Fair and Impartial
Learners define the meaning of impartial and connect it to fairness through the use of a Frayer model graphic organizer.
The learner will:
- compare the meaning of impartial with the meaning of fair.
group copies of handout below Frayer Model
On a recreation team, the goals are exercise and teamwork, and all players are supposed to get equal play time. At the Saturday games, three kids on the team get more play time, get the best positions, and get lots of praise from the coach. In this case, the coach is being partial (favoring one over another), which is not fair to the others.
In contrast, a high school football coach does not have to be impartial about playing time during a game. Discuss why this is different.
The expectation is the coach will play the players strategically to win, not to give all players equal time. Discuss how the football coach can be fair and impartial in other ways. Example: The coach may be fair by looking at their skills and strengths, not unrelated factors (like skin color, wealth, friendships, or bribes).
Working in small groups, learners define impartiality using the Frayer Model handout. They fill in the sections of the graphic organizer with a definition of impartiality, characteristics, examples, and non-examples.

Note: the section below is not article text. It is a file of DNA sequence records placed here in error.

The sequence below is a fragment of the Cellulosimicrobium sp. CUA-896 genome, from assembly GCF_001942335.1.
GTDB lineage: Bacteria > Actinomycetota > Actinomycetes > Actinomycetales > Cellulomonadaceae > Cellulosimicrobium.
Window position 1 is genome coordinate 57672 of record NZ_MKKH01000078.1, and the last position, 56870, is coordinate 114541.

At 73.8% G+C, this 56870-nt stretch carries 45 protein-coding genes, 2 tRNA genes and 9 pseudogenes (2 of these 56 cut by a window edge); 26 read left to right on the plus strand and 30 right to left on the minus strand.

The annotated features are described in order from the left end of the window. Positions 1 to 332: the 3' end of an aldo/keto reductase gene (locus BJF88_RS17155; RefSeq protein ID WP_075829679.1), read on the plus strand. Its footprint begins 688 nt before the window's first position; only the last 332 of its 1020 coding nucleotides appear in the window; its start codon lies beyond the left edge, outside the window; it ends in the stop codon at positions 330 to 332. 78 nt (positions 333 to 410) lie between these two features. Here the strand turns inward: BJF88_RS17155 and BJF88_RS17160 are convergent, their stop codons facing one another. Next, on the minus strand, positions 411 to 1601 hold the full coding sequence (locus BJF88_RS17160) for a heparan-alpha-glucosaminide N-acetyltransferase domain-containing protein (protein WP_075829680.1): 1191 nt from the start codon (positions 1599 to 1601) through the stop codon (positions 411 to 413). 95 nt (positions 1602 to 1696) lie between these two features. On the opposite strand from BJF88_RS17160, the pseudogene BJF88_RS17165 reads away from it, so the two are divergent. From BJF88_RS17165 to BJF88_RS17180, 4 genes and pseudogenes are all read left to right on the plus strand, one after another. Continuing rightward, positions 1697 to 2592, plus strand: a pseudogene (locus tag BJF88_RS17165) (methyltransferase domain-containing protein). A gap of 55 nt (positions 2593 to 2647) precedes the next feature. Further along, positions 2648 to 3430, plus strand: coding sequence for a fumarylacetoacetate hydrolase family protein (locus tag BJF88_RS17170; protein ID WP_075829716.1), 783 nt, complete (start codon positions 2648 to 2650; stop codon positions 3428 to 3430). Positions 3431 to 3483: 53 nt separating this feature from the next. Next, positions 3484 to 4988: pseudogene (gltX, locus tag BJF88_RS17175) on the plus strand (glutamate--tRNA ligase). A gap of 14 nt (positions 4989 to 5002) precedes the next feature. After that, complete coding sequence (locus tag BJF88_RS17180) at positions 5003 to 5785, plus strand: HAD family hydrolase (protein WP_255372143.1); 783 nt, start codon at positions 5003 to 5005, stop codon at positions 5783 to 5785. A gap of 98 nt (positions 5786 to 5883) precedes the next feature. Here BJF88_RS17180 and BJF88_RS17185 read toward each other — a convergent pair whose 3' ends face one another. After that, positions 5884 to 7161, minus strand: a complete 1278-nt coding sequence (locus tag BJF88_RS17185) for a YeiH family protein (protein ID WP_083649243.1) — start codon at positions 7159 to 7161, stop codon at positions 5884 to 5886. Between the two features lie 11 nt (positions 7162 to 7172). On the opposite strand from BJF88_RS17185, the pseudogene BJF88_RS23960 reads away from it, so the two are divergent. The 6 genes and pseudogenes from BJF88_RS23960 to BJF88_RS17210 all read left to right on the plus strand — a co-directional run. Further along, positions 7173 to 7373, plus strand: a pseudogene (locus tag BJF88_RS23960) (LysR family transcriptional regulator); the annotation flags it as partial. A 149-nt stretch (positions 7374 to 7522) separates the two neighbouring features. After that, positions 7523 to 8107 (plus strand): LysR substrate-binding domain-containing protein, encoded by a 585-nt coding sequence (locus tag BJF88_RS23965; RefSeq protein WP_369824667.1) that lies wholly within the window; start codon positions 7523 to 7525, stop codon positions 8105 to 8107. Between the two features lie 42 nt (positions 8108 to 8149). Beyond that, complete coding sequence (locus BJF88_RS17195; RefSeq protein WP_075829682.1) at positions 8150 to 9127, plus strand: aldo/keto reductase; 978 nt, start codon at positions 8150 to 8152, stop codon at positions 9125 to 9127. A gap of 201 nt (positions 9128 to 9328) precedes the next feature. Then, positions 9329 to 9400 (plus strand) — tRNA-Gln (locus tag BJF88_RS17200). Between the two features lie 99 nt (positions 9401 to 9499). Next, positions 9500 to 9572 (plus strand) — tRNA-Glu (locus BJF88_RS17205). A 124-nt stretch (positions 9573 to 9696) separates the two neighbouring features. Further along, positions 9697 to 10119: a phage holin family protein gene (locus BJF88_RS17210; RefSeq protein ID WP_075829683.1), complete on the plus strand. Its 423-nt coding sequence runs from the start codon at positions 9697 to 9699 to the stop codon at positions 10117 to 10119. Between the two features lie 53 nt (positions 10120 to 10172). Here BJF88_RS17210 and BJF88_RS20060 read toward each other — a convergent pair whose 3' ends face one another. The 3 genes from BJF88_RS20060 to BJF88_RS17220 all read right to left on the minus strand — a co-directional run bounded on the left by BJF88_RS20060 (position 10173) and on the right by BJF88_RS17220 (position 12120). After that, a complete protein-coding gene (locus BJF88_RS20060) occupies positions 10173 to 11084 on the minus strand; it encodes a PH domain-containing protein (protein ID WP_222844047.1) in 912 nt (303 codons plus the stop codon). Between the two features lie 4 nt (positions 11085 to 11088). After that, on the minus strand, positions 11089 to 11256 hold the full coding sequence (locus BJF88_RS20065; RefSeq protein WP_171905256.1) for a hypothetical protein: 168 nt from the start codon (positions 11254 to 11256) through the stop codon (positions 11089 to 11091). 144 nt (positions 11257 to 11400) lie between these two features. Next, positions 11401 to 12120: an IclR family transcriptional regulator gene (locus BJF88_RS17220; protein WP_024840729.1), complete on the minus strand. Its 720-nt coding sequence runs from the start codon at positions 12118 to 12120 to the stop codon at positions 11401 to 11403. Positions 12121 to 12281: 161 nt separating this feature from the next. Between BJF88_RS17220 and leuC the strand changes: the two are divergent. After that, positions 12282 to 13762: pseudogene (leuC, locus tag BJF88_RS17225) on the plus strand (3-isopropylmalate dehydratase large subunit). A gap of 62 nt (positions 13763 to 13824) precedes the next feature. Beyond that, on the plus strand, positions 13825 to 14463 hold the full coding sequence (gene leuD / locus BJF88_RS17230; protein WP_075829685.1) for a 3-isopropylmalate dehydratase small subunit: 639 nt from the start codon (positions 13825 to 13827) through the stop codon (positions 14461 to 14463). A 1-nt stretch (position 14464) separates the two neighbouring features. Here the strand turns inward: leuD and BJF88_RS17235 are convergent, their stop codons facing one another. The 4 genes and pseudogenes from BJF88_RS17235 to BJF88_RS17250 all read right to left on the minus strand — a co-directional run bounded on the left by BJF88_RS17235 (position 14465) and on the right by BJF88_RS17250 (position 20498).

Optional: They may complete the Frayer Model (defining impartiality) with one of the following relationships in mind: parents and siblings, judge and defendant, friends playing a sport, black and white students in 1950's schools, women and men applying for the same job, teacher and students, or another situation that comes from a relevant area of study.
After ten minutes, have the groups share key observations from their discussion of impartiality. Discuss what opportunities they might have to be impartial. Brainstorm some situations where they expect impartiality (to be treated equally).
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